#Footnotes is Rachelle Riddle's weekly Explainer column about what's going on beneath the surface of the world of gaming.
You may have heard about Blizzard's new Overwatch League, which aims to bridge the gap between esports and traditional sports by providing geographically-based competition for the rising industry. It goes beyond independent tournaments to create a lasting entertainment for fans and a viable career path for players.
The #Overwatch League is expected to officially kick off later this year. The player signing period opened this month and will run through October, likely leading into the start of the first season. Nine teams have already signed up and most of them are owned by established #esports brands. Ahead of season opening came today's announcement that all teams will need new, geolocational branding.
New Teams, New Brands
#Blizzard will require every owner to create a new team for the Overwatch League. They recognize that there will be a lot of overlap in staffing, business, and advertising, but they want the teams to have separate brands. The new names for each team have not been decided or announced, but every owner is on board and has created a separate business for their individual teams.
While the new branding requirement is uncommon in esports, where many brands keep a consistent name across multiple teams and esports games, it mimics traditional sports leagues like the NFL. Teams are tied to the local area rather than a nebulous organization.
Blizzard Is In Control
The Overwatch League is Blizzard's baby. They created it and they are responsible for it. Requiring new branding for each team means Blizzard has a stake in the names as well. The teams aren't just representing themselves, they're representing the Overwatch League and Blizzard by extension.
Teams of this caliber are rarely without issue, and we sometimes hear of ethical disputes popping up. If the teams kept current brand names and something unethical happened with another team under the same brand, then it would affect the Overwatch League by association. By creating new branding and business entities for each team, Blizzard ensures that the Overwatch League stays unaffected by any outside influences.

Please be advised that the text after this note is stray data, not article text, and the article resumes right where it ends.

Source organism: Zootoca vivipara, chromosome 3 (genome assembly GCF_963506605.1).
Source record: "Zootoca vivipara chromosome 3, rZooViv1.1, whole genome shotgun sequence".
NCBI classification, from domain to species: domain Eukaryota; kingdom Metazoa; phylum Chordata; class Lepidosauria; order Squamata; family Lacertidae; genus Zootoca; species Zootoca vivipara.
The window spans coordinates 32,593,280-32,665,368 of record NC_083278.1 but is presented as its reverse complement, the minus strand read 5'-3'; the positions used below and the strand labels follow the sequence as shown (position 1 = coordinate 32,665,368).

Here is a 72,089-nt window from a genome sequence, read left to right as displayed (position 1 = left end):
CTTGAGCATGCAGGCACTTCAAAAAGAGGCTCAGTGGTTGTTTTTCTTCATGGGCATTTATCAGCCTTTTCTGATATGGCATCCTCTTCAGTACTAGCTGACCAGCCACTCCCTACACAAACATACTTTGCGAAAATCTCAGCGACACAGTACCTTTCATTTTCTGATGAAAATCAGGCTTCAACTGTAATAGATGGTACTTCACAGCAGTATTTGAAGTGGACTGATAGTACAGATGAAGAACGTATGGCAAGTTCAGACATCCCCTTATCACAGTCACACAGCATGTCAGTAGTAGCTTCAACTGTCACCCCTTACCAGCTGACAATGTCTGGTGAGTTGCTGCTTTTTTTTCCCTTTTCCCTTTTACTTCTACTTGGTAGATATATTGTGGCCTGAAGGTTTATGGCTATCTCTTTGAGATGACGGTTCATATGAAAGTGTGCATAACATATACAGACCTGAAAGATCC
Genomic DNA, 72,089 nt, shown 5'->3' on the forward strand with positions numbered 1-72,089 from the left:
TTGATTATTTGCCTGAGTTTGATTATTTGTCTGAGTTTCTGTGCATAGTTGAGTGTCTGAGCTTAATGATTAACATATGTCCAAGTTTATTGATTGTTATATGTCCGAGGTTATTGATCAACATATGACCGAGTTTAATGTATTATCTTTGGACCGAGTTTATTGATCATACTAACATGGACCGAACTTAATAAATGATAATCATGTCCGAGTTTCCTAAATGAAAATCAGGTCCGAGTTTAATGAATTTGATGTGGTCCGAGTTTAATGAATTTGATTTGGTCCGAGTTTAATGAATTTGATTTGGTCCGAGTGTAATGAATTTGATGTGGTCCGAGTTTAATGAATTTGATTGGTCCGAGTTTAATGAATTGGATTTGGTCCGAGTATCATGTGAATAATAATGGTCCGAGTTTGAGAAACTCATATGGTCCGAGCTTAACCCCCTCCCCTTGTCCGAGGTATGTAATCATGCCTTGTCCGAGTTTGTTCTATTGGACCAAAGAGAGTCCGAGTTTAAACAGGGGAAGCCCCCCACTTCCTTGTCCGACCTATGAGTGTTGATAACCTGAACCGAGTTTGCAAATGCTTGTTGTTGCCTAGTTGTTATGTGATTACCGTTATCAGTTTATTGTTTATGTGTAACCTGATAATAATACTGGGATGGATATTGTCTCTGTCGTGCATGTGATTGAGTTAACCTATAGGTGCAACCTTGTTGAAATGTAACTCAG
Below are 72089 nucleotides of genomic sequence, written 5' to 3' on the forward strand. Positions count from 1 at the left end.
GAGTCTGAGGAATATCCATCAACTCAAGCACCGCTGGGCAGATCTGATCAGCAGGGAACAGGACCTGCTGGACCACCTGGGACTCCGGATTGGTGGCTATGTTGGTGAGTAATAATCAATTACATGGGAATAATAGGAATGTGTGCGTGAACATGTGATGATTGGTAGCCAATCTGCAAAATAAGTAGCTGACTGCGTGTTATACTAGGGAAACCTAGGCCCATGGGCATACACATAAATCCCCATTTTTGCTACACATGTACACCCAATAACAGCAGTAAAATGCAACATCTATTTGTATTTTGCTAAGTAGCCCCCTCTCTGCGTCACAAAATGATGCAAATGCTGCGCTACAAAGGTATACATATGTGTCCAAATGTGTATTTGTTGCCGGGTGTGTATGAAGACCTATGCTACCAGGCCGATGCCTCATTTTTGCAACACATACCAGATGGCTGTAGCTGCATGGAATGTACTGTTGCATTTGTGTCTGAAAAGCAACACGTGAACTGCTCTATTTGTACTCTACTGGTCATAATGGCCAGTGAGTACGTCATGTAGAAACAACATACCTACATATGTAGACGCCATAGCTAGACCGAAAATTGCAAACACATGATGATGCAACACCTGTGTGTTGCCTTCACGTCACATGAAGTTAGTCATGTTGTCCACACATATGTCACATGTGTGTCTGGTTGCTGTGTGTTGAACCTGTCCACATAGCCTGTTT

It Sets Up For Long-Term Success
Keeping the brand associated with the new team rather than previously established teams helps preserve its future. If at any point down the road, say in 5 or so years, when a team is exceedingly popular and valuable, the owner may decide to sell it. If they used the branding for a previously established team, that the owner may still retain control and the new team would have to completely re-brand. Not only does this hurt the Overwatch League team, but it also hurts the fans. No one wants to buy a team that would lose its main point of recognition. Fans also don't want their team merchandise to become obsolete.
Teams Are On Even Footing
Obviously, established esports teams would love to use their current name recognition to pull in fans that already follow them. But the point of the Overwatch League is to create popularity in the team locations rather than current organizations. Having a new brand for each team puts them on even footing with regards to new fans, especially new teams created by the traditional sports owners. Current fans will still follow the existing esports organizations, regardless of the new name. But new fans will have their choice of teams to decide on rather than jumping on the bandwagon, so to speak, and choosing the most popular one.
While we won't be able to root for favorites under the names we've come to know, we'll still be able to root for them in a new league.
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